Kent and Hampshire among top ten places with biggest litter problem injuring animals

A fox cub with litter caught round his neck Credit: RSPCA

Kent, Hampshire and East Sussex have all been named among the top ten places where litter is injuring animals.

The RSPCA said it has received almost 13,000 reports about animals found hurt, trapped, choked or even dead from carelessly discarded litter over the past four years - including 526 reports in Kent, 395 in Hampshire and 399 in East Sussex.

Hedgehogs, foxes and deer are some of the worst affected, while amongst wild birds it's swans, pigeons and gulls, but the charity also received reports of family pets being affected by litter.

A goose with an old drinks can stuck to her lower beak Credit: RSPCA

The new data shows that the animal welfare charity received an average of 13 reports per day last year during May to August, when there is a particular litter hazard for animals.

The RSPCA is urging people to help 'create a better world for every animal' by getting involved in 'Keep Britain Tidy’s Great British Spring Clean' (from Friday 15 March to Sunday 31 March).

Last year 400,000 bags of litter were collected by individuals, groups and schools.

A hedgehog entangled in old barbed wire Credit: RSPCA

RSPCA anti-litter campaigns manager, Carrie Stones says: "Our rescuers deal with thousands of avoidable incidents every year where animals have been impacted by litter."Old drinks cans and bottles, plastic items and even disposable vapes are just some of the items that pose a danger to our wildlife - including hedgehogs, deer and foxes.

"Animals can ingest the litter or become entangled, leading to injuries, mutilations and even death.

"Sadly, for every animal we’re able to help there are probably many others that go unseen, unreported and may even lose their lives."Spring is an ideal time to go on a litter-pick because it falls before the breeding season when young animals such as fox cubs are at risk of getting into trouble, while litter in hedges will be more visible to pickers before the vegetation really starts growing."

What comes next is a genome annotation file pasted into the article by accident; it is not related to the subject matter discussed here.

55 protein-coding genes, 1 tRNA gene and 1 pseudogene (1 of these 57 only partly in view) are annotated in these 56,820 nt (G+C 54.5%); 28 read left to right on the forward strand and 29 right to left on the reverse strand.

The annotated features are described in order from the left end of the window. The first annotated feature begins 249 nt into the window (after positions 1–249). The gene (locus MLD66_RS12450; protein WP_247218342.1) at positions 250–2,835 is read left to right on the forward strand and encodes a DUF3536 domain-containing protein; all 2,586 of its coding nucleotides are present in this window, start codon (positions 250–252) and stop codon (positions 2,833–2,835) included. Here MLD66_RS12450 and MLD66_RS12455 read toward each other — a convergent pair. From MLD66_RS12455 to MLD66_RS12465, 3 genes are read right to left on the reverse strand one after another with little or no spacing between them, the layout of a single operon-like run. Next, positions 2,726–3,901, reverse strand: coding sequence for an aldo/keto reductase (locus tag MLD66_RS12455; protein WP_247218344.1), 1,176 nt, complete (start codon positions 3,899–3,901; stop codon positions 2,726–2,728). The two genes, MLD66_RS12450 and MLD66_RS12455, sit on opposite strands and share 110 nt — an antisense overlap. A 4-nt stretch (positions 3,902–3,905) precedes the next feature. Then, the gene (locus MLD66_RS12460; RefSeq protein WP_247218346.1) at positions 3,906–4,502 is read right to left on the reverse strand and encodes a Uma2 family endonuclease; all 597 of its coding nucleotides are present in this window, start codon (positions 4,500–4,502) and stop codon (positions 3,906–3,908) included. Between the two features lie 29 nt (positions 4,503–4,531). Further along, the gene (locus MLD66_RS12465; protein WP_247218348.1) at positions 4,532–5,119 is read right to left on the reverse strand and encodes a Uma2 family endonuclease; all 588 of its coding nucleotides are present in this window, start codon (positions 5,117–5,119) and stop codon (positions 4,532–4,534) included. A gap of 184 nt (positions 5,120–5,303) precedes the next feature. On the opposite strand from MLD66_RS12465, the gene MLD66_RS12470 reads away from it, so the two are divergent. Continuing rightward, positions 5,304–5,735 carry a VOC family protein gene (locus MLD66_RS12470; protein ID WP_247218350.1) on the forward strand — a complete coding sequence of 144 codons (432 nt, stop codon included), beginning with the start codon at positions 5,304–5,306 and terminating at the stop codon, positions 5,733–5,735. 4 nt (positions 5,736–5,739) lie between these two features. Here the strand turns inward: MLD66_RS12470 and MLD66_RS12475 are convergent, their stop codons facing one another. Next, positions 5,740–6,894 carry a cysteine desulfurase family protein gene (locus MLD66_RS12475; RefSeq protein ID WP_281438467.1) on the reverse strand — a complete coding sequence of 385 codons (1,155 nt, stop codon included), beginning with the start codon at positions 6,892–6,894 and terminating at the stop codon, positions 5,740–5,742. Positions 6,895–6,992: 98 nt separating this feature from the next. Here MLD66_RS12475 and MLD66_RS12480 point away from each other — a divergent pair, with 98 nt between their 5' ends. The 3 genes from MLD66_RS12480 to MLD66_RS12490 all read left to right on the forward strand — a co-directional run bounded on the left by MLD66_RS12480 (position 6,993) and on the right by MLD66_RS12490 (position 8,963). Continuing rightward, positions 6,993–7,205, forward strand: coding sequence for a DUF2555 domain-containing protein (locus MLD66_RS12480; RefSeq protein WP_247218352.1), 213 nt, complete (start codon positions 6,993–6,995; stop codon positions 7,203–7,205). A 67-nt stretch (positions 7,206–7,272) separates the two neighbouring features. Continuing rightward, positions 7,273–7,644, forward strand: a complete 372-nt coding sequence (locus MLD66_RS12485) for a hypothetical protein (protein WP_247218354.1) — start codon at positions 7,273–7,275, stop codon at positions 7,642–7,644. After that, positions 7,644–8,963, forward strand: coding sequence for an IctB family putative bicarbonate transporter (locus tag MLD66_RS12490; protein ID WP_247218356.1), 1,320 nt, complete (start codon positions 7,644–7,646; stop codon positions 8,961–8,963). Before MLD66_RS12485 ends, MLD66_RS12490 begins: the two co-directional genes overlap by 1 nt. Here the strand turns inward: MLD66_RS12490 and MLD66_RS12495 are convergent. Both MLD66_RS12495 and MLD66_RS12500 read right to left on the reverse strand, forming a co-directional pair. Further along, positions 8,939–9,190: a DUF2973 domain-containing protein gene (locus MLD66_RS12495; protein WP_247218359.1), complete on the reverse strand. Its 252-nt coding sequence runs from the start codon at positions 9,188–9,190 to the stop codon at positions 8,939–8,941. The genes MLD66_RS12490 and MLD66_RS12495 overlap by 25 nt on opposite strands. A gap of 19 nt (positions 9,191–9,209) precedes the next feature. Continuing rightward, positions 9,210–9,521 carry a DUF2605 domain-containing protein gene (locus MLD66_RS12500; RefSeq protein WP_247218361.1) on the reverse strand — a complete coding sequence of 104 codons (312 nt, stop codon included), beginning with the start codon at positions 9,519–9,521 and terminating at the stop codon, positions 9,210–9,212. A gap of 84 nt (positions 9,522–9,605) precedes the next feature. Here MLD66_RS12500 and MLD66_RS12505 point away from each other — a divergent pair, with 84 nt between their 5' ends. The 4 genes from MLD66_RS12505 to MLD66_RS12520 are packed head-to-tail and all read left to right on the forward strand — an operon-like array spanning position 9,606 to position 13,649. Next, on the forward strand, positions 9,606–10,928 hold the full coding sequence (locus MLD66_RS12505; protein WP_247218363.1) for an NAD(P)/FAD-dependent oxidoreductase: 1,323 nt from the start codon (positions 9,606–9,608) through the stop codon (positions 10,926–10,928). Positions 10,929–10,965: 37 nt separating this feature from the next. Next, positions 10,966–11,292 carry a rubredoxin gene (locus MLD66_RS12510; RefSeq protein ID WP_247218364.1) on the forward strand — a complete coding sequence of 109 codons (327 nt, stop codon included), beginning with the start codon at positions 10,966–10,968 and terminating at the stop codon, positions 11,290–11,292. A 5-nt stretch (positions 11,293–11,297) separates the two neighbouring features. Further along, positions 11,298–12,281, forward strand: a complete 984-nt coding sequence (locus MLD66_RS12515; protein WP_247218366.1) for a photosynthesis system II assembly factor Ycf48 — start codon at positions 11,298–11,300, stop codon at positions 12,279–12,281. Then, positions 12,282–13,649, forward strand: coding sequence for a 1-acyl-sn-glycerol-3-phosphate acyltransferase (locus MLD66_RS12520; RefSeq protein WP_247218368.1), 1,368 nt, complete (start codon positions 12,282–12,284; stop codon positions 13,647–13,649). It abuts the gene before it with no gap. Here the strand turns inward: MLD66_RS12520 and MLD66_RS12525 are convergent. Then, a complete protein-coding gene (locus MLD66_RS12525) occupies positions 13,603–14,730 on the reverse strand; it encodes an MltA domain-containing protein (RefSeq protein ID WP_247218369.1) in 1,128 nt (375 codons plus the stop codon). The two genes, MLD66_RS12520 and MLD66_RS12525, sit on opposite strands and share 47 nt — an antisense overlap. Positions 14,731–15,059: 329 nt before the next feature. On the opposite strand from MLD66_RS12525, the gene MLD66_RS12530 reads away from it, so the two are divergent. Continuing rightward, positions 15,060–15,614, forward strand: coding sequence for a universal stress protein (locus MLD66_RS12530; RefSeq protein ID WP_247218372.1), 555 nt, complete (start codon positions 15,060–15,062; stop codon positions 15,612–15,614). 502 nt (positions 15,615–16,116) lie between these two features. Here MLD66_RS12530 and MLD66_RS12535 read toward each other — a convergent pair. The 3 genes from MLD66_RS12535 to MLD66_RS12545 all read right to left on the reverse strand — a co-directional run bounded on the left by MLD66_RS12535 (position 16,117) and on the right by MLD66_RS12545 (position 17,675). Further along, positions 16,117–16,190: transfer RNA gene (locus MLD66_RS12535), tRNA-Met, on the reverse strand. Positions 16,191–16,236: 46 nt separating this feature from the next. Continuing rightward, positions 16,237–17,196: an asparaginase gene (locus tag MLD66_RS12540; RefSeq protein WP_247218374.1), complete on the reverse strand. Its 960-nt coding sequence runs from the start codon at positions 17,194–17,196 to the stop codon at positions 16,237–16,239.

The RSPCA also sees many animals arriving into its care with injuries caused by angling litter such as discarded fishing line, hooks and plastic netting.

Around 40% of all litter-related calls to the charity last year were about animals that had specifically become caught in fishing litter.

Carrie continues: "Old fishing lines can cut deep into the flesh of water birds like swans, geese and ducks, affecting circulation and causing wounds to become seriously infected.

"We even see birds that have swallowed barbed fishing hooks.

"These hazards can very quickly become a matter of life or death for them and action is urgently needed to tackle this problem head-on."

The RSPCA says a majority of anglers are careful when fishing, but a small number are letting the community down by not disposing of their waste properly and leaving animals in danger.

They warn that discarded biodegradable food litter also poses dangers, putting many animals at risk of road traffic collisions.

Carrie says: "Many will be surprised that biodegradable food litter can be as dangerous to animals as other litter.

"If an apple core or fruit peel is thrown from a passing vehicle or discarded by the roadside, it can attract many kinds of wildlife - from mammals to birds - and put them in danger of passing vehicles."

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